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If I am traveling from one location to another then is it appropriate to say

I am starting from The airport and will reach home in 15 min.

I mean “starting from somewhere” is a correct usage?

When I am about to start from-let’s say-my house. And I call my boss and say... ”hey, I am starting from my house right now.” how does that sound? I mean is this the correct usage? Or "start" is being used only in case of things such as, starting a machine, or starting an engine or starting a work etc?

  • Substitute in "coming" for "starting" and you'll be fine. – Don Carl Jan 19 '18 at 12:06
  • One can start at or start from a place. See ngram. – Lawrence Jan 19 '18 at 12:58
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Well, usually "start from" or "start off from" is used for journeys, expeditions, tours, trips or voyages.

  • We started from New York and flew to France then we took a train to Germany and later went to Poland by car.

Of course you can use "start (off) from" for simple travelling (especially if you render it as a trip):

  • I have started (my trip) from the airport and will reach home in 15 min.
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When you use start like this, it implies you aren't doing the thing you're talking about yet.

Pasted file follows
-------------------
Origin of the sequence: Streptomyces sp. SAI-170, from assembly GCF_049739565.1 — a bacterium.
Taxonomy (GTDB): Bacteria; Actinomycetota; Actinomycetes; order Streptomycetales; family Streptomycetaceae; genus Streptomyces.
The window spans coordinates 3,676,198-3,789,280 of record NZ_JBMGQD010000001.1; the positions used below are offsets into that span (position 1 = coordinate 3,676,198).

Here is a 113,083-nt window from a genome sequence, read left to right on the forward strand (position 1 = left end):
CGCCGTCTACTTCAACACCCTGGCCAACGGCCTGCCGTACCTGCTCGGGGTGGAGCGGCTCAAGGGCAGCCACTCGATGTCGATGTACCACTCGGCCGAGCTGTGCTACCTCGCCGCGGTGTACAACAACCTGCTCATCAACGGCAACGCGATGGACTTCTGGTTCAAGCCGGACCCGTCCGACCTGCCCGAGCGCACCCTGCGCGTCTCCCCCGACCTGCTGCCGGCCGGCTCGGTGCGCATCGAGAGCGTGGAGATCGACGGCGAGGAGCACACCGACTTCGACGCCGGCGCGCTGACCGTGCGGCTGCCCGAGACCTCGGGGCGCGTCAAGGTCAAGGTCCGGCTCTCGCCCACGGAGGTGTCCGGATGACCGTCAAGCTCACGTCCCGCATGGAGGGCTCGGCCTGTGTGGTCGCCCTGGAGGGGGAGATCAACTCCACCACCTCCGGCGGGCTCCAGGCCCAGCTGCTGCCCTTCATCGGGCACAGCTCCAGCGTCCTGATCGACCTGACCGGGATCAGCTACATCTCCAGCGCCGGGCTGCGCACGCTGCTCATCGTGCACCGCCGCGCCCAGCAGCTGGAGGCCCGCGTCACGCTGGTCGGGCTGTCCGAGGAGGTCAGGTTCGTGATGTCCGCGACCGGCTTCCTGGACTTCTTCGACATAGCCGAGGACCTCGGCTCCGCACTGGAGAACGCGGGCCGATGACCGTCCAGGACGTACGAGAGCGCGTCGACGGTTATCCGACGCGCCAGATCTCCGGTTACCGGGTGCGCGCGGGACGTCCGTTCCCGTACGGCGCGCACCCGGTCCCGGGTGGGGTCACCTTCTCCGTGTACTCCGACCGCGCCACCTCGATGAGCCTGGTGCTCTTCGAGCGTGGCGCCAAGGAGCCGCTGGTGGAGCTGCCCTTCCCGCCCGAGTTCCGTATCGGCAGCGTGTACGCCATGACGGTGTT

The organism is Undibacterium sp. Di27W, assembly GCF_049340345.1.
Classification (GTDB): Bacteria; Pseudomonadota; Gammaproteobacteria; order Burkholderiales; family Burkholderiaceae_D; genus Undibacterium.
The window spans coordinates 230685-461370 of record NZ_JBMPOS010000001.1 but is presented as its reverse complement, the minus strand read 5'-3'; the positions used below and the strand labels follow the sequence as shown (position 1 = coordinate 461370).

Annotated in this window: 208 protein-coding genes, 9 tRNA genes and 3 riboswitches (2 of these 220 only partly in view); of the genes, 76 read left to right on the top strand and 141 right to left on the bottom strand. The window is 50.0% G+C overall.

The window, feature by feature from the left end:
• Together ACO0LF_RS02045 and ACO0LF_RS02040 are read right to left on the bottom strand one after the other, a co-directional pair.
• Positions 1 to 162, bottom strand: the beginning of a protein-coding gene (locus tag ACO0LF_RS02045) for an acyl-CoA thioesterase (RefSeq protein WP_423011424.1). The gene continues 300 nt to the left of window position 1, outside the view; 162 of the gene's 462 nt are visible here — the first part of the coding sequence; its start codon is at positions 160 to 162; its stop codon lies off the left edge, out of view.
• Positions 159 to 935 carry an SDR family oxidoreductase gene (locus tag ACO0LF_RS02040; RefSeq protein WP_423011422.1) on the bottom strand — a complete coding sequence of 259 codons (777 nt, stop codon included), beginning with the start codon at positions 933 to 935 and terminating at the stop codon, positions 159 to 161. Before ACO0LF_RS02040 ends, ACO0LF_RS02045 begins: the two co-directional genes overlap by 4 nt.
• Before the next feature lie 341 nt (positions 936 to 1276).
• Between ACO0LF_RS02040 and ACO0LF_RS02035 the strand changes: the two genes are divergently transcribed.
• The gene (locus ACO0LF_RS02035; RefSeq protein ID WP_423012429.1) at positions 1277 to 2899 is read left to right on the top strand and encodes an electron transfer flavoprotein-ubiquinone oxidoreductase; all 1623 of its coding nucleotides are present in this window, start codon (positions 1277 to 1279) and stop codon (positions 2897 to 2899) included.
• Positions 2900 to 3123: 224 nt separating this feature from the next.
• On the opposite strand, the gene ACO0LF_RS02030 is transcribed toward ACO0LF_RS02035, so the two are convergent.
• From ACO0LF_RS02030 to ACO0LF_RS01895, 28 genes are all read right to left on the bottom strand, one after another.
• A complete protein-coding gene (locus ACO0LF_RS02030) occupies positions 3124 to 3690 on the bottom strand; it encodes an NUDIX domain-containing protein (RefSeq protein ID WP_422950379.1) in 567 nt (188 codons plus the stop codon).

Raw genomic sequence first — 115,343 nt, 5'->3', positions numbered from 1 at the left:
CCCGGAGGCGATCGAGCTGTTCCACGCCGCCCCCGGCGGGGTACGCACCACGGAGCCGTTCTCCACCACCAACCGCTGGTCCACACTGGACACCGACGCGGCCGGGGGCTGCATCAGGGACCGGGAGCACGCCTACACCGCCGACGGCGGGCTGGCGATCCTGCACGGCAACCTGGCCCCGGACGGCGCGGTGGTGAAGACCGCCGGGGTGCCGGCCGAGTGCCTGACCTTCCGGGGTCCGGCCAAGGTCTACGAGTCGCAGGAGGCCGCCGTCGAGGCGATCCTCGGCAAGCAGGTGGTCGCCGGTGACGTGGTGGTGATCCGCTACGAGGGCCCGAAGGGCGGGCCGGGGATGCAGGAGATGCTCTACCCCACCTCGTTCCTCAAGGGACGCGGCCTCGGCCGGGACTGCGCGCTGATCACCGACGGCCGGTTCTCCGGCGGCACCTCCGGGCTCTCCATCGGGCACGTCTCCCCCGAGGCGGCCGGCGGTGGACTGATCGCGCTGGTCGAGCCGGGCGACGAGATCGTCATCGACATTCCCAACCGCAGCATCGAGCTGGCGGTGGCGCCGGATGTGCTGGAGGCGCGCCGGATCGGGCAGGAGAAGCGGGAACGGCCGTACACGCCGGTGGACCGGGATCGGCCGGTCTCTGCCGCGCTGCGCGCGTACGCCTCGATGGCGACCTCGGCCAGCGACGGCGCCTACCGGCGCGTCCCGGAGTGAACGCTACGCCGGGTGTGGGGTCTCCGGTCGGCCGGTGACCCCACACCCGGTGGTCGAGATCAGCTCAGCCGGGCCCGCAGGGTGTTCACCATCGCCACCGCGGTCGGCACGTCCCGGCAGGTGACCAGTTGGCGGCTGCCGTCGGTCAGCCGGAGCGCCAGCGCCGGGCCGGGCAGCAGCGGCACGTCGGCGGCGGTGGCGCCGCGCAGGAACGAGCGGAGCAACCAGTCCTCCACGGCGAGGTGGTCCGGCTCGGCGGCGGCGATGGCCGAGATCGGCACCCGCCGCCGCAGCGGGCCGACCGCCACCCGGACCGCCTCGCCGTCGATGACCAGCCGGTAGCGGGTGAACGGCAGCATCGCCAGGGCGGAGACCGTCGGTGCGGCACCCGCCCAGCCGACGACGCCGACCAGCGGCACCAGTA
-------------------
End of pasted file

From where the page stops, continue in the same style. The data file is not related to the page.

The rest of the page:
I am starting from the airport and will reach home in 15 min.

Here, you are talking about travel. The above sentence seems like it's saying your entire trip began at the airport. This can sound strange because the airport is a "hop" in your journey, not the real beginning of it.

If you just want to say how much time it will take you to move from point A to B, this is much more idiomatic:

I'm at the airport and will reach home in 15 min.

Also ...

And I call my boss and say... ”hey, I am starting from my house right now.” how does that sound?

Starting is used for a trip - travel that may take several hours or days, and something you don't do routinely.

You probably want to communicate to your boss that you're already on the way, so you can say this:

I'm leaving my house now.

This tells your boss that you are actively working on getting out of your house, and also that you are at your house.

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